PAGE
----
The Harrison project is conceptual and difficult to wrap one’s head around. Looking for a more approachable artwork to lead people gently into questions about their relationship to the environment and how we should be managing our wild and built environments in the face of climate change and population pressure, Sagehen reached out to New York City design firm stpmj. The architects had produced a design for the annual “Folly” competition of the Architecture League of New York and the Socrates Sculpture Park, which did not win, but went viral. Sagehen built Invisible Barn in spring 2015, beating out proposals from New York, Paris, Chengdu, London and other cities. Over 600 people experienced the artwork in its first season, including station visitors and presentations to the American Institute of Architects – Northern Nevada Chapter, and the NSF ArtSciConverge Reno Workshop.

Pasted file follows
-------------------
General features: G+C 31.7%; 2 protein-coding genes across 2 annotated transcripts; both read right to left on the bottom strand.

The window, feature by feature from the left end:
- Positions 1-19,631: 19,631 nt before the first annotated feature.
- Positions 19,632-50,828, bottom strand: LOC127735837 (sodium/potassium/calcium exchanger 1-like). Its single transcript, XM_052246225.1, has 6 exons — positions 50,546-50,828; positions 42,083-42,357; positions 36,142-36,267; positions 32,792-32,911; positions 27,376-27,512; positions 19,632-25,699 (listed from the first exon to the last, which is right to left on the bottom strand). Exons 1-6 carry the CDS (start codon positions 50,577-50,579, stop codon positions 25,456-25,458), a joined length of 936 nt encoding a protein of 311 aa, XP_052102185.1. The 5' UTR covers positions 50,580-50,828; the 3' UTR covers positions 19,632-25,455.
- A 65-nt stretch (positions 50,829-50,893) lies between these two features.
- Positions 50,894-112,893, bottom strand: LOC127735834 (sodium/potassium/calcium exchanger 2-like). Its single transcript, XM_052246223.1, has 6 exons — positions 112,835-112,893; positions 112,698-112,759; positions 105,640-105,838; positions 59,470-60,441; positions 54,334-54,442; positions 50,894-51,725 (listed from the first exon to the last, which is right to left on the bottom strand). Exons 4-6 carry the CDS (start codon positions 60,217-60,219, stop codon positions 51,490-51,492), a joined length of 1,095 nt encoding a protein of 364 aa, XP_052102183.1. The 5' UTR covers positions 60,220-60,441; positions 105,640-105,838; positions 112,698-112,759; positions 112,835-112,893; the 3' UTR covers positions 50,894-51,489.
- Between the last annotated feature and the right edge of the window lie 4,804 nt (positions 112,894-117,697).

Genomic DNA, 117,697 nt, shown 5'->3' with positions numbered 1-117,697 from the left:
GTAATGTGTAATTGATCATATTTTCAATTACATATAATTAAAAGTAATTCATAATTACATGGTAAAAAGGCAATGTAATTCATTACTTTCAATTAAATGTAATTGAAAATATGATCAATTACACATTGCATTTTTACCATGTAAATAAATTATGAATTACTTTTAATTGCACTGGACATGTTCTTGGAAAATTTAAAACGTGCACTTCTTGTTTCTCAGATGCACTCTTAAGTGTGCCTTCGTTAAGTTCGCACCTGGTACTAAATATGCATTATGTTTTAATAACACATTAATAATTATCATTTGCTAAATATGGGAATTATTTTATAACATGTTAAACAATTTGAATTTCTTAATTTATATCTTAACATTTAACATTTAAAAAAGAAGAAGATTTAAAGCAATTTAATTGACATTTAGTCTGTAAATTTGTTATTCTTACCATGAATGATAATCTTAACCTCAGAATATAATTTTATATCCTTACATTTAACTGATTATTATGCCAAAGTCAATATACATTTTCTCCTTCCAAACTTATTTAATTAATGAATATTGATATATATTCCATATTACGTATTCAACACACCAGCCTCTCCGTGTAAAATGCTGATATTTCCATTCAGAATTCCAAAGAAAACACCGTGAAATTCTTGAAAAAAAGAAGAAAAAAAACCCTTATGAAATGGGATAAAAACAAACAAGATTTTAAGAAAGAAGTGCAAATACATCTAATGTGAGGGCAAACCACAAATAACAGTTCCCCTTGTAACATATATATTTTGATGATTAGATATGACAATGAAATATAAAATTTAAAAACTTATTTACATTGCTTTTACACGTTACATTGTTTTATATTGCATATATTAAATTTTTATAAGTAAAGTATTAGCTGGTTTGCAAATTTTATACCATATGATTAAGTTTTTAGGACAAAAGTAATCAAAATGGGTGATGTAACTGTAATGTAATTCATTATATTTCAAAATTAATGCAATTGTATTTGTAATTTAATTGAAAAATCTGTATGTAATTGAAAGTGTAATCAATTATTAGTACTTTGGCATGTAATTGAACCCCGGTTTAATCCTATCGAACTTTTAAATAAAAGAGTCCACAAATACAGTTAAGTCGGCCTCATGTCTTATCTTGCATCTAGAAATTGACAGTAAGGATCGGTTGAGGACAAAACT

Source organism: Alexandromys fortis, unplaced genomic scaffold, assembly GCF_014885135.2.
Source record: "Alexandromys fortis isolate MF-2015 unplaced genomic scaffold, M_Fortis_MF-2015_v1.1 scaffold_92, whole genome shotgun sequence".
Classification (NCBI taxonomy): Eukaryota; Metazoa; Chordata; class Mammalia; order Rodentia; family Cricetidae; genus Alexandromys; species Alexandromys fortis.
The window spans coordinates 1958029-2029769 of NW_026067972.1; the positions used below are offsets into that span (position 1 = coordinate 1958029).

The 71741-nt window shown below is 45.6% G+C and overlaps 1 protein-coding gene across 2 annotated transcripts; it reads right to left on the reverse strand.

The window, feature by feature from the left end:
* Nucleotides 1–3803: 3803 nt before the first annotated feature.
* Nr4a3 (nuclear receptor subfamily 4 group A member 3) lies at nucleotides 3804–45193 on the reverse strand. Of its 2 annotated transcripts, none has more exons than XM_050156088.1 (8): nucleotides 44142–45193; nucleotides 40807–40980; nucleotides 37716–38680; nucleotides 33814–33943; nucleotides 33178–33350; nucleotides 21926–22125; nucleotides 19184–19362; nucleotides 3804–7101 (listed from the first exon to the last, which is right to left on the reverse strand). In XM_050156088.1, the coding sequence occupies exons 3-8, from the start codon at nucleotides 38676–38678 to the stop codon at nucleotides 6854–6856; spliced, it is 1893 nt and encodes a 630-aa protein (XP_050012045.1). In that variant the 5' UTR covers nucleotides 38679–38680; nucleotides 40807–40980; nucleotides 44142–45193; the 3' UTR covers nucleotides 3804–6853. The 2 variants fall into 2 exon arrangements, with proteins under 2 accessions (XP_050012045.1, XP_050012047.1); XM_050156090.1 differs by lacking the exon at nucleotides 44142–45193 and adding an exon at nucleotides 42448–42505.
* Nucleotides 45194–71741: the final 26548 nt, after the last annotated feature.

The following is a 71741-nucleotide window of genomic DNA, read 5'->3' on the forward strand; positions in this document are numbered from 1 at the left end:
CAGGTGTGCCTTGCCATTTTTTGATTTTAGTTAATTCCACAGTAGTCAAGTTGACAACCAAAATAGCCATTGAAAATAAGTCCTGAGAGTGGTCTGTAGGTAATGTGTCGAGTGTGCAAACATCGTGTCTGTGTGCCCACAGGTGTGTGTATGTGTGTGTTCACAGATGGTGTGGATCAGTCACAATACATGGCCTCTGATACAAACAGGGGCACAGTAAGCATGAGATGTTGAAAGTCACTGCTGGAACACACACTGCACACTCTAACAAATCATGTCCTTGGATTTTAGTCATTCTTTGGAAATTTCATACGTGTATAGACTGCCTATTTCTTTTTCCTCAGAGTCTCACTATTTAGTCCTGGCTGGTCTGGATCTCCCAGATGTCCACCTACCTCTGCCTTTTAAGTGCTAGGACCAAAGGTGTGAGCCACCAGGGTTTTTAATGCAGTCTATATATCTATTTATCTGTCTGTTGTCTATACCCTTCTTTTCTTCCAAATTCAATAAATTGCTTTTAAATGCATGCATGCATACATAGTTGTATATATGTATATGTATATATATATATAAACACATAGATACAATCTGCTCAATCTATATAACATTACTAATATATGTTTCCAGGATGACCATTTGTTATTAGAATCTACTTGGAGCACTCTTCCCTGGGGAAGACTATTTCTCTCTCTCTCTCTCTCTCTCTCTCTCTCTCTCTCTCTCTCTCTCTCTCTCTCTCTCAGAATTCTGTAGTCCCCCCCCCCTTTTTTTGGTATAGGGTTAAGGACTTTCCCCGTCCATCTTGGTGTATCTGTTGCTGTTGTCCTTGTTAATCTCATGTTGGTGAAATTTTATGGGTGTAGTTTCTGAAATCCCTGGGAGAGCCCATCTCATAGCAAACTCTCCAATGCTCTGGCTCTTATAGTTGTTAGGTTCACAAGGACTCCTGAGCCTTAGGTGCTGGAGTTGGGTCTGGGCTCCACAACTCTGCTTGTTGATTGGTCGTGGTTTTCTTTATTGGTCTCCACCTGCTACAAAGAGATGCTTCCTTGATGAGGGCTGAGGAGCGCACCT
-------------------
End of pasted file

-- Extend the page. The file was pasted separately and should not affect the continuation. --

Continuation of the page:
Again, this project triggered controversy leading to deeper thought.
In 2014, Jeff and Faerthen started a Committee on Art at Field Stations and Marine Laboratories within the Organization of Biological Field Stations (OBFS), and the National Association of Marine Laboratories (NAML).
Sagehen, the Nevada Museum of Art, and a subgroup of the new OBFS network put together a National Science Foundation Planning Grant (NSF Award #1543827) through the University of Alaska – Fairbanks, and hosted a meeting at the museum in Reno in June 2015 about art at sites of long-term environmental research. Attendees included major art funders, museums, artist/scientists, philosophers, STEM to STEAM educators, writers, and other significant players interested in this intersection.